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I'm writing a JavaScript parser based on ECMA-262. I'd be interested to know how much I'd need to change to make it ECMA-357 compatible.

Are there any syntactic differences?

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It's probably worth noting that, as far as browsers are concerned, E4X is only supported by Firefox, and it's deprecated there. It looks like dead tech at this point. –  duskwuff Feb 16 '12 at 22:43
    
@duskwuff: Ouch... After you said that I found bugzilla.mozilla.org/show_bug.cgi?id=389123#c9 - looks like it has indeed been quietly deprecated. I guess that they are just being consequent given that no other browser vendor implemented it in 7 years. –  Wladimir Palant Feb 16 '12 at 23:09

1 Answer 1

up vote 2 down vote accepted

There is a number of syntax extensions. The most important one are the XML literals (see section 11.1.4 and 11.1.5):

var foo = <xml>
  foo
</xml>;
var bar = <>
  <tag attr={(1+2).toFixed(2)}/>
  {foo}
</>;

The example above shows the special case of an empty root tag and JavaScript expressions in XML code.

You also have some expressions that aren't valid in ECMA-262 (see section 11.2):

xml.@attr           // get attribute attr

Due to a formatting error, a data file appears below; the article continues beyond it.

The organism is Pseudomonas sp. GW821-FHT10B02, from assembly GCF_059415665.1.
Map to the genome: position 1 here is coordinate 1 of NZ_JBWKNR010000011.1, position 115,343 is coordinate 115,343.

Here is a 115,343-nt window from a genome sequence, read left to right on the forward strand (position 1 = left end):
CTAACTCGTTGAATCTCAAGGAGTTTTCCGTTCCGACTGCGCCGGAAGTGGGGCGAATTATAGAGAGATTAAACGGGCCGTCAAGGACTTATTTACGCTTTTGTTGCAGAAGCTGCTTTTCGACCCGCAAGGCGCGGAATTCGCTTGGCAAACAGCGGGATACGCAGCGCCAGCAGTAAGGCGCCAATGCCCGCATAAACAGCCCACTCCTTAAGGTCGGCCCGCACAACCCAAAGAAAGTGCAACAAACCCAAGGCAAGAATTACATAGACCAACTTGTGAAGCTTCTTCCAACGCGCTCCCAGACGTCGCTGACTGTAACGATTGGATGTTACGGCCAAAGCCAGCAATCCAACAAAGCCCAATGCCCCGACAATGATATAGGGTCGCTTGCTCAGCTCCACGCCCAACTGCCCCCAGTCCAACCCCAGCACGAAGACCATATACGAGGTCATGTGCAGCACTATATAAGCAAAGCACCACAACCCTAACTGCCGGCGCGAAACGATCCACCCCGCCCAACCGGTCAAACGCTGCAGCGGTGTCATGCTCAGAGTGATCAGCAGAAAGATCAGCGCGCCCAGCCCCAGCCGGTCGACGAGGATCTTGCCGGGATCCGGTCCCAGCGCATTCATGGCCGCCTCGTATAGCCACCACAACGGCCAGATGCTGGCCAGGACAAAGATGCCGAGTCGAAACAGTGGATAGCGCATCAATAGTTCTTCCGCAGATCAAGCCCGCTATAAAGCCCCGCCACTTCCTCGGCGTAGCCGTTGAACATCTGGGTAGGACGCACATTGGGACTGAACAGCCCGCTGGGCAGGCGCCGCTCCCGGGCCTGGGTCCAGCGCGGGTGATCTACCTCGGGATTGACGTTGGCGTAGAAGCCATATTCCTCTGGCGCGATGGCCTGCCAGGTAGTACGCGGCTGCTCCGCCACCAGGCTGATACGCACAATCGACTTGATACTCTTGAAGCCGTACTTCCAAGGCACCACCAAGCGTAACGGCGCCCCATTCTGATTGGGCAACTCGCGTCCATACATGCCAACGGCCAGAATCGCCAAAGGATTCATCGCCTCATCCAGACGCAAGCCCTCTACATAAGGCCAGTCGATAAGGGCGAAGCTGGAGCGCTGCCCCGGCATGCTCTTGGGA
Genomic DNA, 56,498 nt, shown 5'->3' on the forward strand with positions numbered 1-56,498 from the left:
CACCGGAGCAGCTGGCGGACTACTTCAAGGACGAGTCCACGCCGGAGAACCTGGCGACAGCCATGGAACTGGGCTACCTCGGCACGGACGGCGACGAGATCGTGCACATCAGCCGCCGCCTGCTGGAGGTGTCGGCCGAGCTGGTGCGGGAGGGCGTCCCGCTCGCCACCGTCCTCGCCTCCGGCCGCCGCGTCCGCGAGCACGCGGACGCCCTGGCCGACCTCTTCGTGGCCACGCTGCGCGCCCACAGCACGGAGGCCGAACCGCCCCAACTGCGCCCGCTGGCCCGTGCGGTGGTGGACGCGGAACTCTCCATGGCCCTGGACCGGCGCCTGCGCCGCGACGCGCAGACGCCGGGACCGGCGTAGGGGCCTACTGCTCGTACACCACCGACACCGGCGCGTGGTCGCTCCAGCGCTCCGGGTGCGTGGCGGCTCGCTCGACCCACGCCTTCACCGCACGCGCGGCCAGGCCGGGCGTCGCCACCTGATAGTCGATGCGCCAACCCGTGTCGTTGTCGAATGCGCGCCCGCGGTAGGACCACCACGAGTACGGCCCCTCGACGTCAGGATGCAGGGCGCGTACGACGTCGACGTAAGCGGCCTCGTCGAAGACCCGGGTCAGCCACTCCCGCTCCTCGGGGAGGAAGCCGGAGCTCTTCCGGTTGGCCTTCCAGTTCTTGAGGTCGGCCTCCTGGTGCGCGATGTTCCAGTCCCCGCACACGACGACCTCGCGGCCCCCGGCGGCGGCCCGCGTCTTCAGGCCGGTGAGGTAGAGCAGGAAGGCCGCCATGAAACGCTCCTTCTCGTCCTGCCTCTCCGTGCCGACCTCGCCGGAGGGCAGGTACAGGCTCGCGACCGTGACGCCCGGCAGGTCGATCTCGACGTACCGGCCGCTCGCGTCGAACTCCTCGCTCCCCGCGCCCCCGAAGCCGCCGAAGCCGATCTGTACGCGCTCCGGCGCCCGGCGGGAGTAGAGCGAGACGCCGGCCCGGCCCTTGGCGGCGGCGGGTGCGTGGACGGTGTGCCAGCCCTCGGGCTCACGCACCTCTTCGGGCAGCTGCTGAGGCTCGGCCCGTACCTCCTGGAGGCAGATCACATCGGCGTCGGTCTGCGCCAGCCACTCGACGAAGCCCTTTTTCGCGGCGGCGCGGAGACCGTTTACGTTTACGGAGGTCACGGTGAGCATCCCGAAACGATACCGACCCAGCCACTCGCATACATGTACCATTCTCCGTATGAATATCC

xml.*               // get all child elements
xml.@*              // get all attributes
xml..foo            // get all <foo> tags
xml..foo.(@id == 1) // filter <foo> tags by id attribute

There are namespaces (see section 11.1.2):

xml.soap::foo       // get <foo> child tags with namespace soap
xml.@soap::attr     // get attribute with namespace soap

There is the default XML namespace statement which is syntactically a very unusual construct (see section 12.1):

default xml namespace = new Namespace("http://foo/bar");

Finally, there is the for each .. in loop which is similar to for .. in (see section 12.3):

for each (var foo in xml)
{

}

As far as I know these are all the syntax differences - but you've probably got more than enough already.

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Wow. Is this for real ? It just looks awful :-/ –  copy Feb 17 '12 at 2:29
    
@copy: If you have to work with XML data then this is a lot better (as in: cleaner and easier to read) than the usual DOM calls, often combined with loops as you fetch the part of the tree that you are interested in. The examples here merely illustrate what's possible syntactically, not what you would do in real code. –  Wladimir Palant Feb 17 '12 at 12:44

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